“When policyholders, brokers or underwriters do want to amend a wording it is often impossible to do so. Clients without a legal or technical background now often have no chance of deciphering their own policies. Faced with such complexity, even the most sophisticated buyers are out of their depth in a specialist legal area and are overly dependent on their broker. However, our research shows that many brokers are not used to completing this type of analysis, and their incentives can be allied with the insurer where joint underwriting schemes managed by brokers are common. This is a legal disgrace; exposing non-legal specialists to such a morass is unethical and abusive.
“Also, the side-lining of the technical skills base of both broking and underwriting means few in the industry now have the capability to understand over-complex policies or to adapt them to meet client needs.”
Mactavish says that to address the failings of the insurance industry, buyers must lead the demand for change.
Bruce Hepburn added: “The industry will not reform itself and the FCA will not insist on it. Flawed policies lead to disputes between insurers and clients, a breakdown in trust, and the further commoditisation of insurance. This negative cycle must be broken or, as rival centres gain ground, the London market will decline.
“The extent of this ‘serious problem’ means buyers must act. They need to challenge the insurance industry for selling it products that not only don’t meet their needs but are sold in an incomprehensible way that would be unacceptable for any other complex financial product. Only buyers, collectively, have the muscle to achieve the necessary change in practices and products.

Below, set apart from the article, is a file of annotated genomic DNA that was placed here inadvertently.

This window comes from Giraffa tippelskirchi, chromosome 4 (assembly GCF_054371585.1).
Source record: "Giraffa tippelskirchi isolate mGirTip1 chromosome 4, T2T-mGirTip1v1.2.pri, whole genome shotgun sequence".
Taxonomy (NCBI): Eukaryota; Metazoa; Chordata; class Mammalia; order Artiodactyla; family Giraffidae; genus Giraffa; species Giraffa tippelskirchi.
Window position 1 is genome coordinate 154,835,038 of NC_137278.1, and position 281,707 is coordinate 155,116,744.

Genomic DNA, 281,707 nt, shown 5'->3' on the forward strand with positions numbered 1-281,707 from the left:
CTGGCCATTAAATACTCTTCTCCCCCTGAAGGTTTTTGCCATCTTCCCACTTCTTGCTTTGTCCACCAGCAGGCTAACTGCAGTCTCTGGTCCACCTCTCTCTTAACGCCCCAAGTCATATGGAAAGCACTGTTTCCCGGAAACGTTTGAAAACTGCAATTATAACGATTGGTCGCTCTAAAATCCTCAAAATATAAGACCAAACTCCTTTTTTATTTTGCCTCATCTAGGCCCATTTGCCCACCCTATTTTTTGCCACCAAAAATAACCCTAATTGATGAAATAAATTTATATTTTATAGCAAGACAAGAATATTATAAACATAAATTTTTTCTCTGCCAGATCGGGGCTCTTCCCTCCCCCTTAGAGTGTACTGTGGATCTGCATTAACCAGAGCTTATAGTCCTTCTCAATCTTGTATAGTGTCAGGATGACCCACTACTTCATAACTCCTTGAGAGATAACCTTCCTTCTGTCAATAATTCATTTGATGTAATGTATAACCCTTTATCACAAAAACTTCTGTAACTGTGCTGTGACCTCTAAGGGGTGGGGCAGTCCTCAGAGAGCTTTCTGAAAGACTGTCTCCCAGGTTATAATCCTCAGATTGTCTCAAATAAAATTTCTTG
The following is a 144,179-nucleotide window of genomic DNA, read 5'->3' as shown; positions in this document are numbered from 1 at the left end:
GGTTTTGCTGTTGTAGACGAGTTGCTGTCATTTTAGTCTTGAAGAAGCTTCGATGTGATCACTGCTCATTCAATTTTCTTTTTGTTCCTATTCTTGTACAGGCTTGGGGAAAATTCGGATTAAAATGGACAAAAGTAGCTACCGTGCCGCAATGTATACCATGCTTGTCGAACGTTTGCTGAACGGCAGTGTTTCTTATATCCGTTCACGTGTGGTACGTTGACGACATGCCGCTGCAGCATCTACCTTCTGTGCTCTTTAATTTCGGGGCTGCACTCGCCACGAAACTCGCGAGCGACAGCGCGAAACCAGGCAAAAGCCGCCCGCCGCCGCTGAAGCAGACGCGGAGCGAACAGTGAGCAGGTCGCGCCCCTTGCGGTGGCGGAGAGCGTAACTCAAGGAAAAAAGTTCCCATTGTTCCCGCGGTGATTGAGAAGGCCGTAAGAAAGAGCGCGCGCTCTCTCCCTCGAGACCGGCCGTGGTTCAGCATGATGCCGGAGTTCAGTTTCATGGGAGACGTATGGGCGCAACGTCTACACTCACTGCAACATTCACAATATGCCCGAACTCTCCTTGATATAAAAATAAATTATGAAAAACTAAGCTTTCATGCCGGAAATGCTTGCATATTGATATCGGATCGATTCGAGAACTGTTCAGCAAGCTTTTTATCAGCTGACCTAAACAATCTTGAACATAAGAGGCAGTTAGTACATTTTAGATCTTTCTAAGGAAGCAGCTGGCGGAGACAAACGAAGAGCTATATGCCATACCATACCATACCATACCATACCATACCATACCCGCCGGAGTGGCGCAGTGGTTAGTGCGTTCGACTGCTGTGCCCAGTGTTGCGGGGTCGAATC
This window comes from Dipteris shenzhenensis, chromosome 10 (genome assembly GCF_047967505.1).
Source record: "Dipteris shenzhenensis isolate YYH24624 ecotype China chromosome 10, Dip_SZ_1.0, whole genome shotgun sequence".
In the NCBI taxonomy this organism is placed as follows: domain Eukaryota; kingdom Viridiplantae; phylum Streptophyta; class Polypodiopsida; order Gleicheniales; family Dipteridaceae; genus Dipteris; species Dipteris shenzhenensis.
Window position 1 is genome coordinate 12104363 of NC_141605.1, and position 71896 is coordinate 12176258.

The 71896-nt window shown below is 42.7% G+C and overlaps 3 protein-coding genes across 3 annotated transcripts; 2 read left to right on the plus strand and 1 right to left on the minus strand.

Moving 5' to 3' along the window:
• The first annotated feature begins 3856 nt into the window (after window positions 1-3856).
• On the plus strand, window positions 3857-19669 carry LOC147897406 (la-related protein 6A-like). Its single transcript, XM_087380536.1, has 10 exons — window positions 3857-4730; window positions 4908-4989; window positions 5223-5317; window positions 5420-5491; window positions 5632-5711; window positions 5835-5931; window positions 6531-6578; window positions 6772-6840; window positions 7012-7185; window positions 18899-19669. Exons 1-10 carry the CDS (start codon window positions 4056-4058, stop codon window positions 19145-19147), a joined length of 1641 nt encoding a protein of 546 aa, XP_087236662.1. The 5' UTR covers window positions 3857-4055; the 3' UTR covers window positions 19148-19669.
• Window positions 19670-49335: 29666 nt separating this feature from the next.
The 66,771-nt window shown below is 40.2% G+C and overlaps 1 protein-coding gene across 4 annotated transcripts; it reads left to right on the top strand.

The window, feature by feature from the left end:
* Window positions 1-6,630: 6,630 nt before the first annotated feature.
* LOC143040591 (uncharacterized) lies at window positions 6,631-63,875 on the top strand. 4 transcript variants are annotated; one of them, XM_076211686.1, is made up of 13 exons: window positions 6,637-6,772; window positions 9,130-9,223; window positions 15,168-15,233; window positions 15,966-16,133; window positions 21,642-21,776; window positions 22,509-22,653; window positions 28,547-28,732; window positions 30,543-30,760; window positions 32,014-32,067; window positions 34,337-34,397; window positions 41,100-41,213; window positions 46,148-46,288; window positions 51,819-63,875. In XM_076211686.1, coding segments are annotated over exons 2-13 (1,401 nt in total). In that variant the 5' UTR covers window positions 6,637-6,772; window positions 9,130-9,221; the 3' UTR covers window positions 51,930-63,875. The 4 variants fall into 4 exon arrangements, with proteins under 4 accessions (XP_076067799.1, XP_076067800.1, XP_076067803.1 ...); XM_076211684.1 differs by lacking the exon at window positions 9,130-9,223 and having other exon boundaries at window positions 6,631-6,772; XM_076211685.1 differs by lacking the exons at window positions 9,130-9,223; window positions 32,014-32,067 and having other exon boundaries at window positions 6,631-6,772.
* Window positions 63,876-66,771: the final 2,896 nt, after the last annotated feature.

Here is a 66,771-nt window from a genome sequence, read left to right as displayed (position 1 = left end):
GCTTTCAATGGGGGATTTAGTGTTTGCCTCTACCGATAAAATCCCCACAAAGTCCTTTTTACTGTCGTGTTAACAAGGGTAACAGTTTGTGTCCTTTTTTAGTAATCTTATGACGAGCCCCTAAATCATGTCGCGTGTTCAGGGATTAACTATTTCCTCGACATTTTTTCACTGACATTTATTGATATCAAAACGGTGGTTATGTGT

“With recent corporate governance regulation meaning boards have a greater responsibility for managing risk, executive directors – rather than lower-level employees – are expected to take a bigger role in overseeing insurance. Their louder voice and greater clout might finally get brokers and insurers to sit up and listen – and pushing back on policy standardisation would be a great place to start applying pressure.”
Mactavish warns that Covid-19 could be the tipping point for the UK insurance’s position as a global market leader. It says as the UK returns to work in the shadow of a major recession, the insurance industry will face further challenges. Unprecedented business uncertainty, a huge anticipated spike in claims – particularly in D&O, Pension Trustee Liability, PI, PPL, and employers’ liability insurance – and diminished insurer reserves could lead to massively-reduced capacity across some classes and further erode the quality of available cover as prices rocket.
Bruce Hepburn said: “Coming in the wake of the major fracture in trust between the real economy and insurers around the Covid-19 dispute it’s essential that the industry puts its best foot forward. In the long-run, a high cost centre such as London cannot thrive on selling cheap, off the peg policies.”
A copy of Manufacturing confusion: The dangers of policy standardisation can be downloaded for free at https://www.mactavishgroup.com/insights/policy-standardisation-report